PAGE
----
I've been reading Becoming a Blessed Church, by N. Graham Standish again. I say "again," because I was reading it a few months back, and then stopped for some reason and for other unknown reason, I've started again.
It's been a good book to read, and I'm jazzed that it will be the focus of a class at this year's School for Congregational Learning in Des Moines.
What I have read so far, has reminded me a lot about the importance of prayer and of faith in the life of a congregation. Standish shares stories of two pastors who totally relied on faith and prayer in their endeavors and how things just seemed to work out. The first was about Rick Warren, pastor of Saddleback Church in California, the author of the book The Purpose-Driven Life and the second was Walt Kalestad, pastor of Community Church of Joy, a Lutheran congregation in Arizona. Both churches are what one would call a megachurch, but Standish isn't trying to tell people "do-this-and-you-too-will-become-a-megachurch." He focuses on how they relied on God and how they had faith in God. Standish would say they were open to God's power.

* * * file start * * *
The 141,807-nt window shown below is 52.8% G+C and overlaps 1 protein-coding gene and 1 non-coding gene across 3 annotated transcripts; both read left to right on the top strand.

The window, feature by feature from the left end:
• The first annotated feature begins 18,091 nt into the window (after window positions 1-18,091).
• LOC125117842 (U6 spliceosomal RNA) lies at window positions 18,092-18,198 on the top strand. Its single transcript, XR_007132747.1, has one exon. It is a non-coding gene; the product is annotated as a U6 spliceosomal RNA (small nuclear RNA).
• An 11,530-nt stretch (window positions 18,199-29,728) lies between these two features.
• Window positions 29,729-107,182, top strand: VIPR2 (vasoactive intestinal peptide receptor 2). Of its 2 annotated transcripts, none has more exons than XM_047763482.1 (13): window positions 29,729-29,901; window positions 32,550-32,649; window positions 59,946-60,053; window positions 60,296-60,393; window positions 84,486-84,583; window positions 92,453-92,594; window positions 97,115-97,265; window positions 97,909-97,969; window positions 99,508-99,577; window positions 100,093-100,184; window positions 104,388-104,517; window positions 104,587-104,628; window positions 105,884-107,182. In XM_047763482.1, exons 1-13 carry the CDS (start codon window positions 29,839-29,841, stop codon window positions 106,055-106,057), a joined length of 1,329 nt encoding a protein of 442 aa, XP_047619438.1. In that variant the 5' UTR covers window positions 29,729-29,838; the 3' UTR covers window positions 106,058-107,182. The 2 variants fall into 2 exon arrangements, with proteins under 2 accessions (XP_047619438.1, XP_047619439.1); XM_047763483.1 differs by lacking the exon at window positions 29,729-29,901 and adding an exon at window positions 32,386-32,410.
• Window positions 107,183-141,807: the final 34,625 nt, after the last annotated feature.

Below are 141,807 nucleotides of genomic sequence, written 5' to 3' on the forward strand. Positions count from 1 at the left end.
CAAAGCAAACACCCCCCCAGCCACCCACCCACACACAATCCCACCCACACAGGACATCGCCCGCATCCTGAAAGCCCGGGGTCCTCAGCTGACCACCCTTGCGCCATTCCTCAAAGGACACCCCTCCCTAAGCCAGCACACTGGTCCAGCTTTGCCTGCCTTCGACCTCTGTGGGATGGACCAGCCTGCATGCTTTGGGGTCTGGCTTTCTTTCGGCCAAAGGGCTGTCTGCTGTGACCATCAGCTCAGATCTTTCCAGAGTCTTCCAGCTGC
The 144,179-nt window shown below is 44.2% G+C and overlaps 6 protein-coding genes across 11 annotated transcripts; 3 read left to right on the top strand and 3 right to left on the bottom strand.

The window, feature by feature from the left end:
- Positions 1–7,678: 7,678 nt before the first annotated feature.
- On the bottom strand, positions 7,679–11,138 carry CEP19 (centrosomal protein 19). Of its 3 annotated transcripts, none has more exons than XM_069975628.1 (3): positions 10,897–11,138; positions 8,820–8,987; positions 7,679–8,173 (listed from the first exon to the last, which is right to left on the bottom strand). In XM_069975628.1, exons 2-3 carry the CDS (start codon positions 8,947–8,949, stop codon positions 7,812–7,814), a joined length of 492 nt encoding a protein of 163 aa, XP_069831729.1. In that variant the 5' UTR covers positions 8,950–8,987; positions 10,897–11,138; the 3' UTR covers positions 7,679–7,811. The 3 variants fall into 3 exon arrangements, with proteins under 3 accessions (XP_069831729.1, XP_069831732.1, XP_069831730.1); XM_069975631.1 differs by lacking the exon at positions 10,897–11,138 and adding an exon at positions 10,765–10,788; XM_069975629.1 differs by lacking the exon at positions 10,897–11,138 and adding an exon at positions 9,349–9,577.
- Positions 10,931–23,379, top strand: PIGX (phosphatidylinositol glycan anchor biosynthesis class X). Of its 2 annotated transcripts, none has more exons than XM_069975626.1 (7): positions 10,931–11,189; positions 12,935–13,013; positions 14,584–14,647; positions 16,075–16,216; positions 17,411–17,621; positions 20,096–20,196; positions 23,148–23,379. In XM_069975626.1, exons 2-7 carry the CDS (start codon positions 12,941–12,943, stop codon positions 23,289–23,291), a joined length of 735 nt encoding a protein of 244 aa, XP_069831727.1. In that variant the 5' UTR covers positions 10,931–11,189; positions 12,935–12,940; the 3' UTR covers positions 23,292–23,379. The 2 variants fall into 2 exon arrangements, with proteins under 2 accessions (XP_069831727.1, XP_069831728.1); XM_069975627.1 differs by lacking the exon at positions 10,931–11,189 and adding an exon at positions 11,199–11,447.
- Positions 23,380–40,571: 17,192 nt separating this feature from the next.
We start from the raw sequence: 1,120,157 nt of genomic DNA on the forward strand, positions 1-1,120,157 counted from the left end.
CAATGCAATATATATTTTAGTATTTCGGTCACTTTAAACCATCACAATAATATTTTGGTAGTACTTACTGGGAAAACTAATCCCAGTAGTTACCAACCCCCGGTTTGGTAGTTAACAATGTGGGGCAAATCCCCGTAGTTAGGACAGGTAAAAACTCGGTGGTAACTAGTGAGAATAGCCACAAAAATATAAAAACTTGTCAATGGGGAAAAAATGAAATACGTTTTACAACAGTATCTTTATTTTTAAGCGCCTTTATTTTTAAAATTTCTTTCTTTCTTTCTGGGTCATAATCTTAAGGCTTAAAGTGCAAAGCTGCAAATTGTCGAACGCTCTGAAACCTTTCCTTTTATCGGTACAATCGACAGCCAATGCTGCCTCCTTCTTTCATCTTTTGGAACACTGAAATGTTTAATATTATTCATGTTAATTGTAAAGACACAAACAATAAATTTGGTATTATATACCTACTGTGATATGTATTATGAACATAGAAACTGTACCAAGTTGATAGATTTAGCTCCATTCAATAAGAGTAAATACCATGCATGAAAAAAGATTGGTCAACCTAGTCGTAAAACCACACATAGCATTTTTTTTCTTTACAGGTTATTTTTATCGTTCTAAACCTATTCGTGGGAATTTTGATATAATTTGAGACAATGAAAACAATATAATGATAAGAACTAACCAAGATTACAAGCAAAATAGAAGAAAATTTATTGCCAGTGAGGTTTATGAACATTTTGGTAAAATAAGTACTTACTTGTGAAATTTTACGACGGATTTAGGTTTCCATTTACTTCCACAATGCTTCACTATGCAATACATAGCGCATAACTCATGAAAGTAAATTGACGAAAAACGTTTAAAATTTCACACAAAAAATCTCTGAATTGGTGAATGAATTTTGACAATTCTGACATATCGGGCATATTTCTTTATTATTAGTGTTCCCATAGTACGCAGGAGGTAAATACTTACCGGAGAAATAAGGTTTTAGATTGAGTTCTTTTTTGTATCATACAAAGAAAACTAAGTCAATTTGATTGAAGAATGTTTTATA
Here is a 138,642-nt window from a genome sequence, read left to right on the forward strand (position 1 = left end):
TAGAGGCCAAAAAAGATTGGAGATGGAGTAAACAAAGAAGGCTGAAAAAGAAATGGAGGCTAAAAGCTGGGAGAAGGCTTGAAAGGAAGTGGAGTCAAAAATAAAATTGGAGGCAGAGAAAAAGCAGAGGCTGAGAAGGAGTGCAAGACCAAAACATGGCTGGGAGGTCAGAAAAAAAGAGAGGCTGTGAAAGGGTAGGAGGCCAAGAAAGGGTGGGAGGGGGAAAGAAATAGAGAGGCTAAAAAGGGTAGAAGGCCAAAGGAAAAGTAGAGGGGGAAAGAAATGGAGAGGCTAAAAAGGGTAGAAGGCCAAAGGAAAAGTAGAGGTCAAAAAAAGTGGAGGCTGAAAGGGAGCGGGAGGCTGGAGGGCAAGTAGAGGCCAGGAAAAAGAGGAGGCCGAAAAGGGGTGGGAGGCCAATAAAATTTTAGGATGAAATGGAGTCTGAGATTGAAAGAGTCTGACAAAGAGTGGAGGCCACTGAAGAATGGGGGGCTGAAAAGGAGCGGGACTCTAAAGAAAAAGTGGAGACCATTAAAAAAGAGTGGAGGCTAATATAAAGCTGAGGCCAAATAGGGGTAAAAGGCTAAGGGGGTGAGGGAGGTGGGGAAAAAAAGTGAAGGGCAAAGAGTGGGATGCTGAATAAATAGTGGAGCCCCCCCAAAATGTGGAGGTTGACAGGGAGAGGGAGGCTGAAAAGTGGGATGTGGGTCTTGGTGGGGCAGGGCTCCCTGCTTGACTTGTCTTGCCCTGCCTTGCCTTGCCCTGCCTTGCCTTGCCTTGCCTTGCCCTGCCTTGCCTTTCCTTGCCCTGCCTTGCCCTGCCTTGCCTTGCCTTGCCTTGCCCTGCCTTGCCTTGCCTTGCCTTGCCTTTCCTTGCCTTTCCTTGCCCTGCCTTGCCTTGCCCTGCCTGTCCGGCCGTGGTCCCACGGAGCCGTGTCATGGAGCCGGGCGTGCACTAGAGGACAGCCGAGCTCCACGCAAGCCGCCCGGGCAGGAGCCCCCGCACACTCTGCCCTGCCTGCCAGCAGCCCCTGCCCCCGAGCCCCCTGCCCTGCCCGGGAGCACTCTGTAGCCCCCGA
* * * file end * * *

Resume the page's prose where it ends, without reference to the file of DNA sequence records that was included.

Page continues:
As I was putting this week's sermon, I was reminded of the faith of the Cannanite woman. She believed in Jesus, even when Jesus seemed to be dissing her.
It reminded me of my own recently life and how much I tend to be a functional atheist at times.
When Community of Grace was still going, I was placing my trust in things that ultimately let me down: local churches, the Region and techniques.
Now, I should say, I am not blaming these people or institutions. What I am saying is that I was placing trust in these things, and not on God.
I wonder what would have happened if all the time spent trying to get the attention of local churches and trying this and that to attract people to the church, would have been spent in prayer and asking for God's guidence? Something tells me that things might have turned out differently.
I'm not saying that prayer is some kind of good luck charm and that if I did enough of it, things would be different. But maybe praying would have reminded me who I was doing this for and whose power to rely on instead of my own power.
You really gotta have faith.